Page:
Many of the guardians of the ghats, a.k.a fortresses of yore, around the holiday hill town of Mahabaleshwar, still stand firm. Deeply embroiled in the history of Maharashtra, these mighty citadels are the ancient crowns of many a mountain in the land-locked interiors of the state. Most are approachable by motorable roads, which, nearer to the fort, are lined with villagers selling their wares. There is quite a choice available, from leather items, rubber shoes, and earthenware to local fruits and vegetables.
While most forts are open from 9 a.m. to 6 p.m., it is wise to descend an hour before closing. Ensure that you carry a hat or scarf, wear sturdy, closed, cushioned shoes, and are entirely clothed, to avoid insect bites, scrapes and scratches from the stone walls, etc., and, of course, beat a sunstroke.
The best time to visit is from October to March.
Commissioned by Chhatrapati Shivaji Maharaj, the fort provides impressive views of the Western Ghats. It was built as a command centre, by Morepant Pingale, a minister of the king. Its purpose was to hold a small army to control the insubordinate satraps of the region. If you recall your history from middle school, you will remember this fort was the battleground of Afzal Khan, from the Bijapur Sultanate, and Chhatrapati Shivaji Maharaj. A smooth metalled road goes right up to the gates.
How to get there The fort isapproximately 20 km from Mahabaleshwar, on SH72
Set at an elevation of 1,395 meters above sea level, &lsquoRuling Fort&rsquo or Rajgad was also commissioned by Chhatrapati Shivaji Maharaj. It was funded by the hoard of gold, a teenage Shivaji Maharaj had found, when he had conquered Torna fort. Built on a triangular tabletop hill, it has three bastions, Sanjivani, Suvela, and Padmavati, plus a citadel atop, named Balekella. This vast fortress was witness to the birth of Chhatrapati Shivaji Maharaj&rsquos second son Rajaram Maharaj, and the passing of his wife Sai Bai. Considered an unconquerable fort, it was the locus of the Maratha empire for 24 years.
How to get there It is about 115 km from Mahabaleshwar
From the road, if you spot a square, crown-like structure atop a mountain, then know that you see the Pandavgad fort. Few reach this lofty citadel, which lies at the end of an arduous trek through the dense foliage of the Mahabaleshwar-Panchgani hills. An important fort of the region, it was much sought-after through the ages. Once the reign of the Chalukya dynasty was done and dusted, the Shilahar rule took over from Kohlapur to the rest of the Deccan. Pandavgad was built by Shilahar king, Bhoj the Second, as was revealed by a copper plate inscription from 1191/92. The Adil Shahi house also captured and kept the fort, and later in 1673, the Marathas won it and included it in Swarajya. By 1701, Mughal ruler Aurangzeb had taken the fort, only for it to be taken back by Chhatrapati Shahu Maharaj. By 1818, the British were in India and had raised their flag on Pandavgad.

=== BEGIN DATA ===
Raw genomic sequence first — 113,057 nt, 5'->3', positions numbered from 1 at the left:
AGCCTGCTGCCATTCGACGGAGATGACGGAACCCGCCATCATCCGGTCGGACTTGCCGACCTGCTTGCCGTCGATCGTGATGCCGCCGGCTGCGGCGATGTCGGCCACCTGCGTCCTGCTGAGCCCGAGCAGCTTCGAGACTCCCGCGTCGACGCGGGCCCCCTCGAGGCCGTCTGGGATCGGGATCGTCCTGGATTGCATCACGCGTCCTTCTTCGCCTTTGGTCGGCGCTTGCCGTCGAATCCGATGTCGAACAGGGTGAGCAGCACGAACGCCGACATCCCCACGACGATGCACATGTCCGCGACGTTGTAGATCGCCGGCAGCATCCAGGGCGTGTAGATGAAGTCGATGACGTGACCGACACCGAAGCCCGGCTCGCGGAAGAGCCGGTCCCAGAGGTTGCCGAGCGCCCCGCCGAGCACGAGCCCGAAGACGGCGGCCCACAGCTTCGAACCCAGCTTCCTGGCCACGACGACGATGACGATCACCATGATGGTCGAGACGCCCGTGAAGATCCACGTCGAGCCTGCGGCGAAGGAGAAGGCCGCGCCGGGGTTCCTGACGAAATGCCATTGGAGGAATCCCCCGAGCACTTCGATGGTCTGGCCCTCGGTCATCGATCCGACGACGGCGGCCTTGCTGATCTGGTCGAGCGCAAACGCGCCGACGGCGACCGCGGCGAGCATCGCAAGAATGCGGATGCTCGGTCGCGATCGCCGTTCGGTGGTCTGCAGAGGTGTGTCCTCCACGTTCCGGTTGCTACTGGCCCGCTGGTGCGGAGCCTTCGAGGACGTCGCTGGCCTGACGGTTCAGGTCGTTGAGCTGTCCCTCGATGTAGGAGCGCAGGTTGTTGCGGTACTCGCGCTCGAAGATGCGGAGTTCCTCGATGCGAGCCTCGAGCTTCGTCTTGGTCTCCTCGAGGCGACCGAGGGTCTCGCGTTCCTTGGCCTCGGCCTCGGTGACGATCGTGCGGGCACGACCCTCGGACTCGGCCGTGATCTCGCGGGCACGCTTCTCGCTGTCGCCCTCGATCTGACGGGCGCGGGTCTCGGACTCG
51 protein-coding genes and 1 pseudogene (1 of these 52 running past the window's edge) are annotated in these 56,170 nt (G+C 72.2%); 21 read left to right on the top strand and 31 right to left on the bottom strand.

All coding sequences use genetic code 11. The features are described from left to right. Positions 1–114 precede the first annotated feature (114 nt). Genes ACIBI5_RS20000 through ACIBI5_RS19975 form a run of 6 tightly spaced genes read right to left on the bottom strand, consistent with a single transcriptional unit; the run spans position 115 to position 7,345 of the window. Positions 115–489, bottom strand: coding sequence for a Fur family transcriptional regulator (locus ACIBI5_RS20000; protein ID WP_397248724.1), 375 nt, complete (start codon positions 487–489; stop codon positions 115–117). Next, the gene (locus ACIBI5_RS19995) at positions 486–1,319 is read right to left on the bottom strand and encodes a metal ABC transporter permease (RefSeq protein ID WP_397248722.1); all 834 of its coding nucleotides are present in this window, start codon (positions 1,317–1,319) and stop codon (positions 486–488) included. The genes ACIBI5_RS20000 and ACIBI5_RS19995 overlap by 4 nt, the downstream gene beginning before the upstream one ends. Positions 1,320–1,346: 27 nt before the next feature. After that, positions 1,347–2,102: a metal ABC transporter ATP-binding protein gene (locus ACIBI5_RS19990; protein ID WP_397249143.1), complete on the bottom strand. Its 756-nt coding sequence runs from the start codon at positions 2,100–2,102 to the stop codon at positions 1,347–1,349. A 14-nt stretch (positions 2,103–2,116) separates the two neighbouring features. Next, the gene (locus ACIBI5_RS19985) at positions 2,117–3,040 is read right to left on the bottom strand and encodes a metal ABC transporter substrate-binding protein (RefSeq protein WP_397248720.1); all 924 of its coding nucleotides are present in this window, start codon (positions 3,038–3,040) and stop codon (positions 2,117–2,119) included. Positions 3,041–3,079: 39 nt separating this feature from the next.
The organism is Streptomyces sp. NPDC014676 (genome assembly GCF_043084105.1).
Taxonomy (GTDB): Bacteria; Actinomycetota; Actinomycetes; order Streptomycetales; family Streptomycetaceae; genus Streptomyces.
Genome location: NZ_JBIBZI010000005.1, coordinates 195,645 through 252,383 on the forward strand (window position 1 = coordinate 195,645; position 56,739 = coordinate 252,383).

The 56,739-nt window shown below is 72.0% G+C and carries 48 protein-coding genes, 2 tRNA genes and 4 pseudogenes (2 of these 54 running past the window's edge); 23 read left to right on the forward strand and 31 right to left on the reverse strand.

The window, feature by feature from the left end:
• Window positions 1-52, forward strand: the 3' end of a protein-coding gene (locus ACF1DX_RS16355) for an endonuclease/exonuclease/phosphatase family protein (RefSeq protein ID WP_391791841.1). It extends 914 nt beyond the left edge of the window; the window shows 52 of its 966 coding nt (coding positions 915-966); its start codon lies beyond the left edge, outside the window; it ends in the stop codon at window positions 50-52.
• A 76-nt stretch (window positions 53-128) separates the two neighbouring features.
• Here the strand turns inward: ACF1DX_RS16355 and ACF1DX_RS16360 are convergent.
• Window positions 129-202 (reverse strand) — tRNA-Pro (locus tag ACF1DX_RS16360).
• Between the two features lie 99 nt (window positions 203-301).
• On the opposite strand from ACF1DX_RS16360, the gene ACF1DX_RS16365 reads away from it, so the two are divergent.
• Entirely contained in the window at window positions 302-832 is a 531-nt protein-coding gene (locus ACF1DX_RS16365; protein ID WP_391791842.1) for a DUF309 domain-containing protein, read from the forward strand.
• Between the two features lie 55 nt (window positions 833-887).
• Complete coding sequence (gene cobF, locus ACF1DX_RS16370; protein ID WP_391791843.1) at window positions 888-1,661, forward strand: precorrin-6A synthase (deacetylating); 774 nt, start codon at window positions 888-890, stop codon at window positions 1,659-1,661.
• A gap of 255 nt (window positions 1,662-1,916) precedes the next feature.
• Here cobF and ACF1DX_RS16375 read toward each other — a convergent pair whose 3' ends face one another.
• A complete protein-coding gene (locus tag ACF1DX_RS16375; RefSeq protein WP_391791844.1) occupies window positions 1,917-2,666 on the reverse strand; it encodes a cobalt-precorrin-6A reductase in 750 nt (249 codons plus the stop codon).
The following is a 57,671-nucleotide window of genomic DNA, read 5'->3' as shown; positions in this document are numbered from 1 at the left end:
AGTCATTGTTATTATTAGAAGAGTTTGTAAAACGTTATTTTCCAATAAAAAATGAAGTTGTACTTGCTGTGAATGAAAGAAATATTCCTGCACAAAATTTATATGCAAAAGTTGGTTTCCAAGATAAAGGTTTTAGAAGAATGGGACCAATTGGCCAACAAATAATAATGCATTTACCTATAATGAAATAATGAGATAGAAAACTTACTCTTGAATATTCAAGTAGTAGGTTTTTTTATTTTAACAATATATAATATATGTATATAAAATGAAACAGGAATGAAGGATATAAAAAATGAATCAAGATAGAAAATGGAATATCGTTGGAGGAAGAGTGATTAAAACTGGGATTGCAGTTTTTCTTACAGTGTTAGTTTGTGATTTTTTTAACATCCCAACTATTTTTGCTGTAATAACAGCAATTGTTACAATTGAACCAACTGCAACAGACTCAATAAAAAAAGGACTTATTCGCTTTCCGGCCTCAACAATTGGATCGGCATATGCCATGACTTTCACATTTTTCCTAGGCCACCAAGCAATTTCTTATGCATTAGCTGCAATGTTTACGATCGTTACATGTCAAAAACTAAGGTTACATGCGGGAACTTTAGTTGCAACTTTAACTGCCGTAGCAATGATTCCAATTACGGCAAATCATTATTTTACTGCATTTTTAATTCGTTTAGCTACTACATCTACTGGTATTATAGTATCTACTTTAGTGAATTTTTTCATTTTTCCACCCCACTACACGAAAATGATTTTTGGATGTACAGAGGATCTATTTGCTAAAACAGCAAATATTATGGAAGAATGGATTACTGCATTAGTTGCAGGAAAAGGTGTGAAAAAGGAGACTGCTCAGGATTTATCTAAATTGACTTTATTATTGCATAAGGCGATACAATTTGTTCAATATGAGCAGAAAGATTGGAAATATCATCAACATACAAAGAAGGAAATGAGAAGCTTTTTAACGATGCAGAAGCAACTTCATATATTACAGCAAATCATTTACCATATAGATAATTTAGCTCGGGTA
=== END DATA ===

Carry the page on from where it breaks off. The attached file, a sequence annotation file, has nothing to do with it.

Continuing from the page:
How to get there 41 km, approximately, on the Panchagani-Mahabaleshwar road
At an elevation of 3,330 meters is another of the Shilhara dynasty forts Ajinkyatara towers over the town of Satara. Built by Shilhara king Bhoj the Second, in 1190 AD, on the Yawateshwar hills, it was later used as a state prison by the Adil Shahi rulers. Chand Bibi, the widow of Adil Shah I, was imprisoned here. It fell into the hands of the Marathas as they swept through this region, and then Aurangzeb captured, and renamed it Azamtara, after his son. The Maratha regent Tarabai recaptured the fort and gave it its current name. As the ownership of the fort passed back and forth between the Mughals and the Marathas, through the years, it was eventually taken over by the powerful Peshwa rulers, and later passed into British hands. A motorable road reaches right to the entrance.
How to get there The fort is four km from Satara, which, in turn, is 56 km from Mahabaleshwar, approximately
Said to have been constructed in the 13th century by the Bahamani kings, Sajjangad is situated near Umrodi dam, Satara. It has the Ajinkyatara fort to the east, the city of Chiplun to the west, and Kohlapur to its south. Sajjangad fort is strongly associated with the 17th-century saint Samarth Ramdas. He established many a matth around the fort, which is also said to be his final resting place. The fort has two main entrances, the Chhatrapati Shivaji Maharaj Mahadvaar and the Shree Samarth Mahadvaar.
How to get there It is about 66 km from Mahabaleshwar